One great math center that’s free on her website is this Place Value partner game and it’s great for incorporating speaking and listening.  One student names each digit and it’s place.  The second student listens and places cut-out number tiles in the correct positions.  Both students compare place value strips and then switch roles.

View Laura Candler’s math filing cabinet and download her free Place Value Partner activity here.

Math Question of the Day

Renee developed a math routine similar to The 2 Sisters’ Daily 5/CAFE and shared a lot of great math centers ideas on her blog, The Reading Corner.  This is a great way to incorporate literacy into your math centers.  Check out her post here.

One of the math activities that Renee shared is a math “Question of the Day”.  This is a great classroom procedure that encourages students to conduct a survey, graph results, share opinions, build classroom culture, and to communicate about math!

Great idea!

Subtraction Poetry

Abby over at The Inspired Apple blog shared this subtraction poem she discovered:

This is a great way to help students remember math “rules”.  To really encourage deep learning, have your students create their own poems or mnemonic devices.  I’m sure you’ll be amazed and this is a great way to incorporate math and reading, writing, and communication.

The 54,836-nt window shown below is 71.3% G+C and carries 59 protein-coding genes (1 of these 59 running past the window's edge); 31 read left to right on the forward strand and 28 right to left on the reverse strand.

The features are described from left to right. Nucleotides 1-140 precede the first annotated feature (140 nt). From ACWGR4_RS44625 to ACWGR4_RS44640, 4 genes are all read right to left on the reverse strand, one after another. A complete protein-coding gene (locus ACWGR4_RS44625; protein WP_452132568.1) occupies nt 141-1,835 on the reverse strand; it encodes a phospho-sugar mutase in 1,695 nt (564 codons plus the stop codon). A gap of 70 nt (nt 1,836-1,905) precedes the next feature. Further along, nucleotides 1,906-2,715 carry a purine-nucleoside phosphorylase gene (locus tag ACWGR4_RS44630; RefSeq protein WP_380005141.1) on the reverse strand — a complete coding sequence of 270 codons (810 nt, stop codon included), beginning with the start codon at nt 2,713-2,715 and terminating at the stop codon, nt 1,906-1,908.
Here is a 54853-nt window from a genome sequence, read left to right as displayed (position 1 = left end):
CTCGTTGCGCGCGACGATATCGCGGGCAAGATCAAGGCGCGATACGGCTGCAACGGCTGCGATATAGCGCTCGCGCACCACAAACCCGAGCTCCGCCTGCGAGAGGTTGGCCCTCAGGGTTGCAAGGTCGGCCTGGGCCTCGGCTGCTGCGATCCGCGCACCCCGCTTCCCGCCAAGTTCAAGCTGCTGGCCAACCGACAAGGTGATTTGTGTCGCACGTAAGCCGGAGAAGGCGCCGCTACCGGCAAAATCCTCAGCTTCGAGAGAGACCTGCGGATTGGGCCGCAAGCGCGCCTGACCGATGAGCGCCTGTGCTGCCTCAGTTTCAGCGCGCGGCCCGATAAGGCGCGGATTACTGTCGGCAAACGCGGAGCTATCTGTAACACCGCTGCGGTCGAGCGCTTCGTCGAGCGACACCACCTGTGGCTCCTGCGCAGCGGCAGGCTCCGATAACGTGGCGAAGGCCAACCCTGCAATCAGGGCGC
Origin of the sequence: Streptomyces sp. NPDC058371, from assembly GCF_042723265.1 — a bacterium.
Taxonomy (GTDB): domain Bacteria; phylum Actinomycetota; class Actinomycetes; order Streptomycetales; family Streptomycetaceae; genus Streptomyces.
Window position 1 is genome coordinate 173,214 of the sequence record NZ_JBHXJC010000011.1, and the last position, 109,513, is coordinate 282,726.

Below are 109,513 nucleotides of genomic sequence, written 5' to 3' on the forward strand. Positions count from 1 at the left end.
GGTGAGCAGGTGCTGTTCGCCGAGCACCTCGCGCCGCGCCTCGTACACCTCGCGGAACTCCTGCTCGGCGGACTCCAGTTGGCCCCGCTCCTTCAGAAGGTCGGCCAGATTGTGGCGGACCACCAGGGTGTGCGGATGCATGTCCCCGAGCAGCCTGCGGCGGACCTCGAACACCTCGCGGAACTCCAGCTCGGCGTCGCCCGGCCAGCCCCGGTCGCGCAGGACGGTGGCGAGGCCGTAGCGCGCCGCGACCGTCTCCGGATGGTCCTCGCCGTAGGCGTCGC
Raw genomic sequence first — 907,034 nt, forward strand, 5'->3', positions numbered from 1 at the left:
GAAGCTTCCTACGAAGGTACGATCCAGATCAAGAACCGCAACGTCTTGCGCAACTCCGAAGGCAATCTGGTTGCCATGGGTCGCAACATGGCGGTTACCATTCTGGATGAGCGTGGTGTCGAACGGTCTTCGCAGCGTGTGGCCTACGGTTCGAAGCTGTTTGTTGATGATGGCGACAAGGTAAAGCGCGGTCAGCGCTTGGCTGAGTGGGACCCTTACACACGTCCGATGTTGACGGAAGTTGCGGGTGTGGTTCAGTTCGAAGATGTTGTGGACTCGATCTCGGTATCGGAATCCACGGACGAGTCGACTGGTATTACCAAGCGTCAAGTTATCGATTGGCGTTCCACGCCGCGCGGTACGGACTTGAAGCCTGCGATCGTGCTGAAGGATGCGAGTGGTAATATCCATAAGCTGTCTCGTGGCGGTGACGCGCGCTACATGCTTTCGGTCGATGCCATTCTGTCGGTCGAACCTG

Graphing and Writing

Doris Young has a great blog and posted an activity that encourages students to think about the purpose for graphing.  So, if you are graphing with your students and teaching them that graphs are used to track information, I encourage you to take a look at Doris’ post.  She got her students to think deeper about graphing and then to analyze their graphs.  The students wrote their mathematical thinking in a thought bubble above a picture of themselves.  Doris posted the graphs, the pictures, and the thought bubbles on the bulletin board for the class to see and discuss.

View her blog here.
View this activity here.

Word Problems and Literacy

Suggestions for working with word problems and incorporating literacy:

1. Use word problems as a way to establish mnemonic imagery for a math concept.
2. Present word problems orally or audiovisually.
3. Have students write longer math stories.
4. Write word problem poems or verse.
5. Draw word problems (without text).
6. Sing word problems or write word problem music.

Gerofsky, S. (2004). A man left albuquerque heading east: Word problems as genre in mathematics education. New York, NY: Peter Lang.